comes off of the disabled list, at which point the 37-year-old Cameron will probably slide into a fourth outfielder role. Cameron struggled before going on the DL this season and missed a considerable amount of time with injuries for Boston last year, but when healthy he can produce a .250-plus batting average with some home run pop and stolen base potential. While he is in the lineup every day, he's a must-add in any NL-only league.
- OF, Cincinnati Reds (4% owned)Over the past two weeks, Reds fourth outfielder Chris Heisey has been the hottest bat in the Cincinnati lineup, with a .281 batting average, four home runs, and seven RBI over his last 32 at-bats. Most of those at-bats have come at the expense of struggling centerfielder Drew Stubbs, and Reds manager Dusty Baker will likely ride the hot hand for the foreseeable future. In just his second big league season, the 26 year-old Heisey doesn't project to be an all-star at any point, but he did prove last year that he's capable of extending a hot streak to more than a couple weeks. If he continues to play, it will be because he is maintaining a .280-plus batting average, and he could also add a few stolen bases and home runs for a fantasy owner.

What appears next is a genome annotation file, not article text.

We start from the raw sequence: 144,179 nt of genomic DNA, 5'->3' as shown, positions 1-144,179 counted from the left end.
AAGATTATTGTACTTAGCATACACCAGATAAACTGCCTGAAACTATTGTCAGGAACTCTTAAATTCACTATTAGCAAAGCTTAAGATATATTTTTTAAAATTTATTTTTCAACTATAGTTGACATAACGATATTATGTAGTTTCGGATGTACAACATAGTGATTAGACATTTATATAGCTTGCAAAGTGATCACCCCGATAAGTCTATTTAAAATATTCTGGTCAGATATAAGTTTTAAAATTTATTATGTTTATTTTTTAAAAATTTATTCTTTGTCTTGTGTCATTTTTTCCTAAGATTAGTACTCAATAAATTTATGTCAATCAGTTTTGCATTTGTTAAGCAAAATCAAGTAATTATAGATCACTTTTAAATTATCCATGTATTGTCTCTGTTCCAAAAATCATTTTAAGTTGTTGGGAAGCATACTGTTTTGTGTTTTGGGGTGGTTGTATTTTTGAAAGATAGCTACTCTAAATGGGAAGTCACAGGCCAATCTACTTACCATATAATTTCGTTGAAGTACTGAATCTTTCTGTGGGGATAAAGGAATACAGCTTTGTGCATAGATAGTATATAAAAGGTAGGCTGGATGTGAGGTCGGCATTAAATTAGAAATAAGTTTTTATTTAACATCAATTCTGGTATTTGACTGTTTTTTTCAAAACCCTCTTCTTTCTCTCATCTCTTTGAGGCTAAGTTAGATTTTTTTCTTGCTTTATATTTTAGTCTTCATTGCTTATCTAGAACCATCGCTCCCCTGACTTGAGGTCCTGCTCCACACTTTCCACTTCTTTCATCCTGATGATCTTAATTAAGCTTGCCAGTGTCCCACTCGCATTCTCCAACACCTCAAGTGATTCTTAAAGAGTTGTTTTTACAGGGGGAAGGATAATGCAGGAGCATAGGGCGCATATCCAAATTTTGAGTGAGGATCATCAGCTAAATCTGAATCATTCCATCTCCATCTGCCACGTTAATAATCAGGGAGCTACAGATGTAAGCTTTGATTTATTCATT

Mat Gamel - 3B, Milwaukee Brewers (0% owned)